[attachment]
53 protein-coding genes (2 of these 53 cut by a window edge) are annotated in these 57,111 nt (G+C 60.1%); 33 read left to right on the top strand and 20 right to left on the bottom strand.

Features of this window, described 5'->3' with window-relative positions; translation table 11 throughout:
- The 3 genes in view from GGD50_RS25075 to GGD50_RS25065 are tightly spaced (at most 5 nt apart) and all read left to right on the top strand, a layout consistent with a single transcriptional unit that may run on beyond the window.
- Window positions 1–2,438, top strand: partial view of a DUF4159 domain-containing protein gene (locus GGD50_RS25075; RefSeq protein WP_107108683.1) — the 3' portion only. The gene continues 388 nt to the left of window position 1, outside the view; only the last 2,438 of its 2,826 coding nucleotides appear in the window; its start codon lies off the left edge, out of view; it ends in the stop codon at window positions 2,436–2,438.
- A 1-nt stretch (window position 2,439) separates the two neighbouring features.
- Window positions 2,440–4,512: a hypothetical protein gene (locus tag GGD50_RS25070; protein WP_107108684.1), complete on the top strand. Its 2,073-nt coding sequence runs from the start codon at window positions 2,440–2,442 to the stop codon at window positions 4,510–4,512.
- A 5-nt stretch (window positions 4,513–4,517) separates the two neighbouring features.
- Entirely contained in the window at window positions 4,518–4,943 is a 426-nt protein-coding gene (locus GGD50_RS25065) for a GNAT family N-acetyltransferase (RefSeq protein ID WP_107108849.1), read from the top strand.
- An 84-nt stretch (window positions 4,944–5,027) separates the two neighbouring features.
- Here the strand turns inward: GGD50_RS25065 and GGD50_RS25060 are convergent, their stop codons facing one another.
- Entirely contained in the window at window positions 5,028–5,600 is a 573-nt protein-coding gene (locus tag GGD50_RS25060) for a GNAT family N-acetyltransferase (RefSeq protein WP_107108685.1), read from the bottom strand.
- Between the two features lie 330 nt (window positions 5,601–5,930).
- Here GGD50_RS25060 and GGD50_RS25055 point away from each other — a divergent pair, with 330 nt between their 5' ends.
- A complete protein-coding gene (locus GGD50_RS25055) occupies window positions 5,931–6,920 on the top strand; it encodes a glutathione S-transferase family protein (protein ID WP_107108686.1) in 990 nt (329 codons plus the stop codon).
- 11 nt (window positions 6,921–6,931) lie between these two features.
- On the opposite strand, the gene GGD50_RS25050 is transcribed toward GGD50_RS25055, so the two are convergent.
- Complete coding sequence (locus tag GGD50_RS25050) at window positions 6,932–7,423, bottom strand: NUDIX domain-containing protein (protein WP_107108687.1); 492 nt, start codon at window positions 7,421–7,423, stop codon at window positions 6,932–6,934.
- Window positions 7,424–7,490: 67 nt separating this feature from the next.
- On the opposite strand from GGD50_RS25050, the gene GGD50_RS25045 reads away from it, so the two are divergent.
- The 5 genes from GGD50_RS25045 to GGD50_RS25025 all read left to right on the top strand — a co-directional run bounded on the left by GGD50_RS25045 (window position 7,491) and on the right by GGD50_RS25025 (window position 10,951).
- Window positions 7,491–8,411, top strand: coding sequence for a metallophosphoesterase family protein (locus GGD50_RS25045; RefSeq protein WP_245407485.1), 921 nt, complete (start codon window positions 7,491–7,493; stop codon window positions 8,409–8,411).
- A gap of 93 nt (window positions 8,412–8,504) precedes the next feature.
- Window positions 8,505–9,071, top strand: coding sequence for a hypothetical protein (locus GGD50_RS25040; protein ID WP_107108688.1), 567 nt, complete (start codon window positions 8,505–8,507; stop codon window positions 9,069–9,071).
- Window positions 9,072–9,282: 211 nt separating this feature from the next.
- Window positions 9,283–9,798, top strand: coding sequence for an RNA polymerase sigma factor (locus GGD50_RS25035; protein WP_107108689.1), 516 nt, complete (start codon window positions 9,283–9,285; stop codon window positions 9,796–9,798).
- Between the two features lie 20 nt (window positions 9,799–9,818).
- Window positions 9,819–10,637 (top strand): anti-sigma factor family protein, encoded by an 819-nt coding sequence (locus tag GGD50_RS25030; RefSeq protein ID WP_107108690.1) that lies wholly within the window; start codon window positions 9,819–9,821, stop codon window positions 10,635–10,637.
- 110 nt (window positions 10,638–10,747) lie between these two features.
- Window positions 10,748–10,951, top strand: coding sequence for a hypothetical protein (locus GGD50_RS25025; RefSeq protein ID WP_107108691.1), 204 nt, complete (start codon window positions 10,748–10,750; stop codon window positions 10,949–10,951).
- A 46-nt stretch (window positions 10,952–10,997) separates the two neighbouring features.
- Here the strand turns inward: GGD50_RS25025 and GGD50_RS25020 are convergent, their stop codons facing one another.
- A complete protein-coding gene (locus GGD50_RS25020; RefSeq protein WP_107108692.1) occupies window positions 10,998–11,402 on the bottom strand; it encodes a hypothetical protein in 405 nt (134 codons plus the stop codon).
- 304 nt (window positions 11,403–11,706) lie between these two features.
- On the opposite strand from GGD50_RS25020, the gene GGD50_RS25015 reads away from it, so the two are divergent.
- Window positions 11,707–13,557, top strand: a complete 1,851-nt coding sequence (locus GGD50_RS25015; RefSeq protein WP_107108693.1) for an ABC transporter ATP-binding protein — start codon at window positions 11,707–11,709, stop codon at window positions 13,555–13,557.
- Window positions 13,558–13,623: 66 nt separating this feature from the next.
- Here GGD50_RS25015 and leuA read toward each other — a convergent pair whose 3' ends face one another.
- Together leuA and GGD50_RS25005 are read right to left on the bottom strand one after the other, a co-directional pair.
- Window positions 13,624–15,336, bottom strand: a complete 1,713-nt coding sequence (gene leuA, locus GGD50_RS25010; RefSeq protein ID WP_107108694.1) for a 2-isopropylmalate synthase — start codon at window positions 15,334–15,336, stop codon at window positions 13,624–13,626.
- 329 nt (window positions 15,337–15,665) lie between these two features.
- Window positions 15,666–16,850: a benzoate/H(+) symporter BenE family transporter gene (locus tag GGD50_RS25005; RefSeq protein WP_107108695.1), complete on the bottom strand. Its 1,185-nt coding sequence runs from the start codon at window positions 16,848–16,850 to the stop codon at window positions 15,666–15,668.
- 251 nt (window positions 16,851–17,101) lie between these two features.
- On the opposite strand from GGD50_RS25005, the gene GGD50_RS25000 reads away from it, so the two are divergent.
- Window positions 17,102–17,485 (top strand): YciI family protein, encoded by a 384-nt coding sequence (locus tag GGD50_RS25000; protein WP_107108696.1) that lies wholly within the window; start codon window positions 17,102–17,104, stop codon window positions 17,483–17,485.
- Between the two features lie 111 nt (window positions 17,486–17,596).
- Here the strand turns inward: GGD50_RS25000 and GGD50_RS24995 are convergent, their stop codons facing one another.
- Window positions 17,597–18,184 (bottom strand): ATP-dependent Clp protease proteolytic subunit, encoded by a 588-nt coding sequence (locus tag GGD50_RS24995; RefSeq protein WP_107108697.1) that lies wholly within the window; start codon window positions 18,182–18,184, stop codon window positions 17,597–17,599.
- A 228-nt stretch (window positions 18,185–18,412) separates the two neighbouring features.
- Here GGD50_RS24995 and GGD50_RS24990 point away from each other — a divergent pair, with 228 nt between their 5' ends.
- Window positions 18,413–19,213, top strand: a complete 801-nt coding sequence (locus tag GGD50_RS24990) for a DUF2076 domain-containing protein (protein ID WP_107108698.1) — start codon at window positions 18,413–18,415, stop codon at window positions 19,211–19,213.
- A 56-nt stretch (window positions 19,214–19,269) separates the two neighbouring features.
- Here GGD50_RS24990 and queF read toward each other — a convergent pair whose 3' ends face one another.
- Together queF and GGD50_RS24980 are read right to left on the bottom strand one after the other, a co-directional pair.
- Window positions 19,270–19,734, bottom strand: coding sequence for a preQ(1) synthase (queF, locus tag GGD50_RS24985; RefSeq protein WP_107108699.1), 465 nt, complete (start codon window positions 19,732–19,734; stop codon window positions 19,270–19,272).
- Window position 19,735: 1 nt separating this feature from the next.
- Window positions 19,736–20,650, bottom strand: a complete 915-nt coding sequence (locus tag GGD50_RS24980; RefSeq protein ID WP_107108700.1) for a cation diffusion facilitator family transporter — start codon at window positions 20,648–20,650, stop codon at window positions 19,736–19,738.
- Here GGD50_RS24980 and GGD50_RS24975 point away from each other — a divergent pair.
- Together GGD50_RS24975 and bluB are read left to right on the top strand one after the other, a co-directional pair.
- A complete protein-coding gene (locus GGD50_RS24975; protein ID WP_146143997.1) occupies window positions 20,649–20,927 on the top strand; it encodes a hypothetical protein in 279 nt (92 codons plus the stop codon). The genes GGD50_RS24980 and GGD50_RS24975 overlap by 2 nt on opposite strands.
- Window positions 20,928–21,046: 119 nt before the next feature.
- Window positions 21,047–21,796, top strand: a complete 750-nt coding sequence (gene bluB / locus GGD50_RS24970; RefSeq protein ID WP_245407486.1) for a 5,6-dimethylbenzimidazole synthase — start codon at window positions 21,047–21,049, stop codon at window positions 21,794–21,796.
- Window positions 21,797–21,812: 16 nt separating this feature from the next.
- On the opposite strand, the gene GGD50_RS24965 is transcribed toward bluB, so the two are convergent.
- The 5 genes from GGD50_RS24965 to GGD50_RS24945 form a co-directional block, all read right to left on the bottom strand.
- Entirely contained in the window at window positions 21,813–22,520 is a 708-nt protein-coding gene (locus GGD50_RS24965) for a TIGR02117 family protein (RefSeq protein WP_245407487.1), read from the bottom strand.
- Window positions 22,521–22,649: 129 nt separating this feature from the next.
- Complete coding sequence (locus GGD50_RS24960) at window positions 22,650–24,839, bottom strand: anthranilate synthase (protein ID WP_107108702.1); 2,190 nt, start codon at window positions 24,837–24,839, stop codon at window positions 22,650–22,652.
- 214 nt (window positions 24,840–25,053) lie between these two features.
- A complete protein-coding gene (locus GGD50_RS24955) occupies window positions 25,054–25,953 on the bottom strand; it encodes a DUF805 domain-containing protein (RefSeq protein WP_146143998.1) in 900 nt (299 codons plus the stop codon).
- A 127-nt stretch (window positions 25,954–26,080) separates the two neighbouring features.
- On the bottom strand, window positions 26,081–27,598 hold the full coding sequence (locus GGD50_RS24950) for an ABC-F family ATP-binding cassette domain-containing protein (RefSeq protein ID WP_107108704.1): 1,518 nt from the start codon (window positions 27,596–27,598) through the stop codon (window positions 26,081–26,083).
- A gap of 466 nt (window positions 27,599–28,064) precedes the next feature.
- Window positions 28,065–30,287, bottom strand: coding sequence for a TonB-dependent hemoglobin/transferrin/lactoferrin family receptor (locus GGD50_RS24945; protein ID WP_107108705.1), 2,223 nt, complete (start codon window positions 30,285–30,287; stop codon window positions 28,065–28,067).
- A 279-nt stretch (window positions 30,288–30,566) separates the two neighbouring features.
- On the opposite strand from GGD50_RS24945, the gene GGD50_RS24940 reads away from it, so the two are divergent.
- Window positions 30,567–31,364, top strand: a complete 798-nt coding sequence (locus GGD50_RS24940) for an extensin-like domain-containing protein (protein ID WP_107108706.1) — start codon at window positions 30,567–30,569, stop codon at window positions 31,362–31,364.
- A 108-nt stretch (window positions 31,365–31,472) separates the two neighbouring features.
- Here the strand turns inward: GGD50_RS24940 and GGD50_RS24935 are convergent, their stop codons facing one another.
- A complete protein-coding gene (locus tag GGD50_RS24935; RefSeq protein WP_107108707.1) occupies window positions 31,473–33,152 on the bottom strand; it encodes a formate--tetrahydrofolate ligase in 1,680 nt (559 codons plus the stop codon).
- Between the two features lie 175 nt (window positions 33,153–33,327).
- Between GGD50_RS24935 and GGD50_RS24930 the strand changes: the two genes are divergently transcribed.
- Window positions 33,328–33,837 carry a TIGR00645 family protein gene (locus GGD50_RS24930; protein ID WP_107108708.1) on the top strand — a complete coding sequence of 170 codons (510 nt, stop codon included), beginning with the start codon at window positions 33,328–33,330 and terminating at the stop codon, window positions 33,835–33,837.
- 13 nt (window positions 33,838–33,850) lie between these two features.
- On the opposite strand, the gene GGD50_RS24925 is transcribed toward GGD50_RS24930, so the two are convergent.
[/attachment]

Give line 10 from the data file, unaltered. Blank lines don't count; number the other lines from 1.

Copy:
- Here the strand turns inward: GGD50_RS25065 and GGD50_RS25060 are convergent, their stop codons facing one another.